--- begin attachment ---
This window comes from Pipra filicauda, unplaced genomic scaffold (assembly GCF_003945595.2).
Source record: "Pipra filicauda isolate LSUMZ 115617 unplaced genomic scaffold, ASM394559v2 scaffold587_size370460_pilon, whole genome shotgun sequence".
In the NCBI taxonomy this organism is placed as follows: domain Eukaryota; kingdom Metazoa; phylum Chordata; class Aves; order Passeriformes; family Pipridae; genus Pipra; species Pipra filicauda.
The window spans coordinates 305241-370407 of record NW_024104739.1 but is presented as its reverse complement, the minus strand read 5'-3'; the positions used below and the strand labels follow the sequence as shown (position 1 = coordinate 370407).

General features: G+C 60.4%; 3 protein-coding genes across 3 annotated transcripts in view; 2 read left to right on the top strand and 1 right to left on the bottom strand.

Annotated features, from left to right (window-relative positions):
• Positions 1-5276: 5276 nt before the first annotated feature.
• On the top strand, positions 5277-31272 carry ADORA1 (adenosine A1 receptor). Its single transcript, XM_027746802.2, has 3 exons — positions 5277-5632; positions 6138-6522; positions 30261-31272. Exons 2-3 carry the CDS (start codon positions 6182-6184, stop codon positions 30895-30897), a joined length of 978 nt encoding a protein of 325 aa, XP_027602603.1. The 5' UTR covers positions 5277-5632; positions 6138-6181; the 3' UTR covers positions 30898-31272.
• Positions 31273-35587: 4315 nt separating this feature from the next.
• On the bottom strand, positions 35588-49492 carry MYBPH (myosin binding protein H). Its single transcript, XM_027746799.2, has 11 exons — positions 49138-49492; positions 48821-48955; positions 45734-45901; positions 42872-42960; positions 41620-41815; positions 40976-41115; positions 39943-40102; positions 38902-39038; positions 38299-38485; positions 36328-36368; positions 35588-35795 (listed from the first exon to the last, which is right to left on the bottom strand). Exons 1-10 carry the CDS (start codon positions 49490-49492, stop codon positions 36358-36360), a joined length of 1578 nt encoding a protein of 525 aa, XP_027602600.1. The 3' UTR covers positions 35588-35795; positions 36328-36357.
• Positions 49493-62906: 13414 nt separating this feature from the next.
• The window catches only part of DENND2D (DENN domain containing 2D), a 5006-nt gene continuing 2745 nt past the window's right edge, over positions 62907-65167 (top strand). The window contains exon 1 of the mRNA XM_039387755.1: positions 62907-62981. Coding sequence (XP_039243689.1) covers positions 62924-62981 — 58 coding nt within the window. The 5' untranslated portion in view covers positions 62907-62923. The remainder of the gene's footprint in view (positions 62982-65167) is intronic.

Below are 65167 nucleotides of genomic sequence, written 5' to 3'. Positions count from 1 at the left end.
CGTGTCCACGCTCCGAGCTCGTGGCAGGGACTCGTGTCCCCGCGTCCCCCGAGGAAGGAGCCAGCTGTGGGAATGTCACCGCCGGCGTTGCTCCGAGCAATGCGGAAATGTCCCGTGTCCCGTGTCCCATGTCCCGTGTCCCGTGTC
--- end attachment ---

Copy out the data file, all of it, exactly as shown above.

This window comes from Pipra filicauda, unplaced genomic scaffold (assembly GCF_003945595.2).
Source record: "Pipra filicauda isolate LSUMZ 115617 unplaced genomic scaffold, ASM394559v2 scaffold587_size370460_pilon, whole genome shotgun sequence".
In the NCBI taxonomy this organism is placed as follows: domain Eukaryota; kingdom Metazoa; phylum Chordata; class Aves; order Passeriformes; family Pipridae; genus Pipra; species Pipra filicauda.
The window spans coordinates 305241-370407 of record NW_024104739.1 but is presented as its reverse complement, the minus strand read 5'-3'; the positions used below and the strand labels follow the sequence as shown (position 1 = coordinate 370407).

General features: G+C 60.4%; 3 protein-coding genes across 3 annotated transcripts in view; 2 read left to right on the top strand and 1 right to left on the bottom strand.

Annotated features, from left to right (window-relative positions):
• Positions 1-5276: 5276 nt before the first annotated feature.
• On the top strand, positions 5277-31272 carry ADORA1 (adenosine A1 receptor). Its single transcript, XM_027746802.2, has 3 exons — positions 5277-5632; positions 6138-6522; positions 30261-31272. Exons 2-3 carry the CDS (start codon positions 6182-6184, stop codon positions 30895-30897), a joined length of 978 nt encoding a protein of 325 aa, XP_027602603.1. The 5' UTR covers positions 5277-5632; positions 6138-6181; the 3' UTR covers positions 30898-31272.
• Positions 31273-35587: 4315 nt separating this feature from the next.
• On the bottom strand, positions 35588-49492 carry MYBPH (myosin binding protein H). Its single transcript, XM_027746799.2, has 11 exons — positions 49138-49492; positions 48821-48955; positions 45734-45901; positions 42872-42960; positions 41620-41815; positions 40976-41115; positions 39943-40102; positions 38902-39038; positions 38299-38485; positions 36328-36368; positions 35588-35795 (listed from the first exon to the last, which is right to left on the bottom strand). Exons 1-10 carry the CDS (start codon positions 49490-49492, stop codon positions 36358-36360), a joined length of 1578 nt encoding a protein of 525 aa, XP_027602600.1. The 3' UTR covers positions 35588-35795; positions 36328-36357.
• Positions 49493-62906: 13414 nt separating this feature from the next.
• The window catches only part of DENND2D (DENN domain containing 2D), a 5006-nt gene continuing 2745 nt past the window's right edge, over positions 62907-65167 (top strand). The window contains exon 1 of the mRNA XM_039387755.1: positions 62907-62981. Coding sequence (XP_039243689.1) covers positions 62924-62981 — 58 coding nt within the window. The 5' untranslated portion in view covers positions 62907-62923. The remainder of the gene's footprint in view (positions 62982-65167) is intronic.

Below are 65167 nucleotides of genomic sequence, written 5' to 3'. Positions count from 1 at the left end.
CGTGTCCACGCTCCGAGCTCGTGGCAGGGACTCGTGTCCCCGCGTCCCCCGAGGAAGGAGCCAGCTGTGGGAATGTCACCGCCGGCGTTGCTCCGAGCAATGCGGAAATGTCCCGTGTCCCGTGTCCCATGTCCCGTGTCCCGTGTC